The paper focuses on the role of relativistic ideas in Wittgenstein’s philosophy. In particular, it focuses on On Certainty (1969), where in (305), Wittgenstein explicitly invokes Einstein’s theory of relativity: “Here once more there is needed a step like the one taken in relativity theory.” The aim of the paper is to establish a connection between Wittgenstein and Einstein that is both theoretically and exegetically sound. In particular, the paper argues that Wittgenstein’s reaction to scepticism closely resembles Einstein’s reaction (...)
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  11.  61
    Wittgenstein: On Certainty and Truth.Frederick Stoutland - 1998 - Philosophical Investigations 21 (3):203–221.
  12. Wittgenstein on Certainty.Georg Henrik von Wright - 1972 - In G. H. von Wright (ed.), Problems in the Theory of Knowledge. The Hague: M. Nijhoff.
     
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  13.  14
    On Certainty.Alan R. White - 1970 - Philosophical Books 11 (2):30-32.
  14.  36
    Review of Wittgenstein On Certainty[REVIEW]J. E. Llewelyn - 1971 - Philosophical Quarterly 21 (82):80.
    Written over the last 18 months of his life and inspired by his interest in G. E. Moore's defence of common sense, this much discussed volume collects Wittgenstein's reflections on knowledge and certainty, on what it is to know a proposition for sure.
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  15.  30
    On Certainty and Religious Belief.Dean Martin - 1984 - Religious Studies 20 (4):593.
    Logical positivism and its derivatives cast a sustained philosophical shadow over religious faith and theological reflection. Any number of issues continue to surface in explicit and subdued forms, all of them relating to the status of religious beliefs. In fairly recent years, much fruitful discussion is dependent on the later writings of Ludwig Wittgenstein. Wittgenstein's last notes, collected in On Certainty, are still largely unmined by those wishing to gain clarity about religious belief. It turns out, however, that these (...)
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  16. Wittgenstein's On Certainty and Contemporary Anti-Scepticism.Duncan Pritchard - 2005 - In D. Moyal-Sharrock & W. H. Brenner (eds.), Investigating On Certainty: Essays on Wittgenstein's Last Work. Palgrave-Macmillan.
    This paper examines the relevance of Wittgenstein’s On Certainty to the contemporary debate regarding the problem of radical scepticism. In particular, it considers two accounts in the recent literature which have seen in Wittgenstein’s remarks on “hinge propositions” in On Certainty the basis for a primarily epistemological anti-sceptical thesis—viz., the inferential contextualism offered by Michael Williams and the ‘unearned warrant’ thesis defended by Crispin Wright. Both positions are shown to be problematic, both as interpretations of Wittgenstein and as (...)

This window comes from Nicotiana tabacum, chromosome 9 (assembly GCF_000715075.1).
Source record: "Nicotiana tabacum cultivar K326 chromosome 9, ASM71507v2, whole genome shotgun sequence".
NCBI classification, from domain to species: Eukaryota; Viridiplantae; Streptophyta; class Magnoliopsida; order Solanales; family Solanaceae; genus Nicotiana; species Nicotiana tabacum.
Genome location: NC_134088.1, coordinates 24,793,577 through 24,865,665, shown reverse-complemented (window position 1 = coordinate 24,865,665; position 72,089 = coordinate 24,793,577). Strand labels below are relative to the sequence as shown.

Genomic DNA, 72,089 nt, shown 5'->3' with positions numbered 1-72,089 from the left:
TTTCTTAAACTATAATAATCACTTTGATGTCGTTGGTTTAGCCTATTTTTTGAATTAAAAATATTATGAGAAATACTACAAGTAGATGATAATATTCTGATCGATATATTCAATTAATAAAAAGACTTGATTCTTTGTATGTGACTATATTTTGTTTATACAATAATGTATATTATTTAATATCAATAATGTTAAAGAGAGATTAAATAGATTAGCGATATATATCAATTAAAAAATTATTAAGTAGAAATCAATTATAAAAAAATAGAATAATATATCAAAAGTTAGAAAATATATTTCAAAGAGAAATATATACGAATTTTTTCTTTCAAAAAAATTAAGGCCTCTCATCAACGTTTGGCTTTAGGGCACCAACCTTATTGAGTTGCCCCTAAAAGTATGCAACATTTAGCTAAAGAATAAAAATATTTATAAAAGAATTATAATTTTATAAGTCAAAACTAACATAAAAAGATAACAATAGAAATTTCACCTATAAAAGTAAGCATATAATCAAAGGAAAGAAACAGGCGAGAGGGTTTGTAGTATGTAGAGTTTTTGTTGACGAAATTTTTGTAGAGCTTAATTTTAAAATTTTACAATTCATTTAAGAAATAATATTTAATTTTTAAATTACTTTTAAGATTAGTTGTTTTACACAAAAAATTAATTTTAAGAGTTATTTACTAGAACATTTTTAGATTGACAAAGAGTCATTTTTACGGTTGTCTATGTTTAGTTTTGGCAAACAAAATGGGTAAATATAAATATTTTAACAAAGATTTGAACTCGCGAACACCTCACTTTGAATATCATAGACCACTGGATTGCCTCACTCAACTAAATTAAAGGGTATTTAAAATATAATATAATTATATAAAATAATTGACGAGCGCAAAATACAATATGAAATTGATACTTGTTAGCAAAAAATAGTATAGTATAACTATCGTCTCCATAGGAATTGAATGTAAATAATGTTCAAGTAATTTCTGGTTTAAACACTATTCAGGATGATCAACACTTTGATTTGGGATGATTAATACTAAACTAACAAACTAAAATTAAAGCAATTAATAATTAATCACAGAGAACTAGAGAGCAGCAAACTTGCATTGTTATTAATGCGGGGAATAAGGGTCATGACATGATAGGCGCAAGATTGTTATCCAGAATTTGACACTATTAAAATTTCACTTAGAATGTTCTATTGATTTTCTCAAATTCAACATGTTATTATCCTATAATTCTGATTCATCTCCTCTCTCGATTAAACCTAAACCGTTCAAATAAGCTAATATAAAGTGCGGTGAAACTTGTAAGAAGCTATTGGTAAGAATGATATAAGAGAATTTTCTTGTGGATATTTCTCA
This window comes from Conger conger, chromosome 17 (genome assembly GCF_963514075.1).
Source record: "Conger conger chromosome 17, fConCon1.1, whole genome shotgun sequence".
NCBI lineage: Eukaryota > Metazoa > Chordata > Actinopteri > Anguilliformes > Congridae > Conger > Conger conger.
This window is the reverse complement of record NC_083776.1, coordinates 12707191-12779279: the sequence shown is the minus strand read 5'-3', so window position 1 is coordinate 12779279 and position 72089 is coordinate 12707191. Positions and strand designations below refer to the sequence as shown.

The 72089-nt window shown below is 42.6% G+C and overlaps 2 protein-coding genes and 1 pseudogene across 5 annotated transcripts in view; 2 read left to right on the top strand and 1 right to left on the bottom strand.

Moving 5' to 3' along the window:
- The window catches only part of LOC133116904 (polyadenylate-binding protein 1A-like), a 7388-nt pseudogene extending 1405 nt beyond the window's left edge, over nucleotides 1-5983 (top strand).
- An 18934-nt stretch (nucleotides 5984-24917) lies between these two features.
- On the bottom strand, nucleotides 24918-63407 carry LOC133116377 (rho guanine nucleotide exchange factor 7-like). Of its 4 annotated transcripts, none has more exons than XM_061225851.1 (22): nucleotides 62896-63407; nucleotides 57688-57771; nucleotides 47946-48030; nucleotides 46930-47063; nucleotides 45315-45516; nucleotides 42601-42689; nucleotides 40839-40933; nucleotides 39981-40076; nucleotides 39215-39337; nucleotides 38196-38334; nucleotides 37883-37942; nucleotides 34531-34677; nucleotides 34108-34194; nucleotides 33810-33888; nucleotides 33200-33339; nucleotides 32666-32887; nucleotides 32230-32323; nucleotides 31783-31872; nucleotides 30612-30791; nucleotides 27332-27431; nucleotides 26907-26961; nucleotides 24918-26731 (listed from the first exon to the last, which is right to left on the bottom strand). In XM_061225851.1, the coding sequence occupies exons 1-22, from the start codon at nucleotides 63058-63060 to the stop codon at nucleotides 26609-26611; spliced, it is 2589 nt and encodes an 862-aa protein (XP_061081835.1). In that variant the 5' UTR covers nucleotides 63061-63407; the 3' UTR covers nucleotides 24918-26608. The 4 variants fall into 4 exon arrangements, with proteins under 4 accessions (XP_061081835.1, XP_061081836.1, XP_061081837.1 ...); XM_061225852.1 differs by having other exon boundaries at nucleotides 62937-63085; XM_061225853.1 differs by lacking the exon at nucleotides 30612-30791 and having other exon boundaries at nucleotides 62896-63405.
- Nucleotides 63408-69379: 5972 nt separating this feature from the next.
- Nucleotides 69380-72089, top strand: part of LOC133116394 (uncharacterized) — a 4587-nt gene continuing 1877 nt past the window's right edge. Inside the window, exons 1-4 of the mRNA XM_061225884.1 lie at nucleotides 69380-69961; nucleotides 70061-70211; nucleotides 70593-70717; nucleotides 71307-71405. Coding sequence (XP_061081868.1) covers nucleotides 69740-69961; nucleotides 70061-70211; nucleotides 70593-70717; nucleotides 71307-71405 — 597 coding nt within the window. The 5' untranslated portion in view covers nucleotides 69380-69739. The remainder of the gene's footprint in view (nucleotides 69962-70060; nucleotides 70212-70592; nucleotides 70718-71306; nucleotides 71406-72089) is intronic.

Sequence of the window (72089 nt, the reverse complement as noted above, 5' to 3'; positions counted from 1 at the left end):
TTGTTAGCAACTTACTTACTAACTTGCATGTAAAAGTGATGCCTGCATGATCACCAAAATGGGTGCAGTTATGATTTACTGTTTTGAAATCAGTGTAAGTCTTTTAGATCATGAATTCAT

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  17.  7
    Moore and Wittgenstein on Certainty.Keith DeRose - 1994 - Philosophical and Phenomenological Research 58 (1):238-241.
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  18. Wittgenstein on Certainty.Marie McGinn - 2008 - In John Greco (ed.), The Oxford Handbook of Skepticism. Oxford University Press. pp. 372.
  19.  70
    On Certainty, Skepticism and Berkeley's Idealism.Tero Vaaja - 2011 - SATS 12 (2):253-265.
    In this paper, I survey the way Wittgenstein reacts to radical philosophical doubt in his On Certainty.He deems skeptical doubt in some important cases idle, pointless or otherwise negligible. I point out that several passages of On Certainty make it difficult to judge whether Wittgenstein intends to address a skeptic or a metaphysical idealist. Drawing attention to the anti-skeptical nature of Berkeley’s idealism, I go on to argue that the question is far from trivial: rather, it affects the (...)
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  20.  55
    On Certainty and Indoctrination.C. J. B. Macmillan - 1983 - Synthese 56 (3):363 - 372.
  21. The Author of on Certainty and Franco-American Conventionalism.On Certainty - 1978 - In Elisabeth Leinfellner (ed.), Wittgenstein and His Impact on Contemporary Thought: Proceedings of the Second International Wittgenstein Symposium, 29th August to 4th September 1977, Kirchberg/Wechsel (Austria) ; Editors, Elisabeth Leinfellner ... [Et Al.]. D. Reidel Pub. Co.. pp. 2--226.
     
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  22.  47
    Wittgenstein on Certainty: A. J. Ayer.A. J. Ayer - 1973 - Royal Institute of Philosophy Supplement 7:226-245.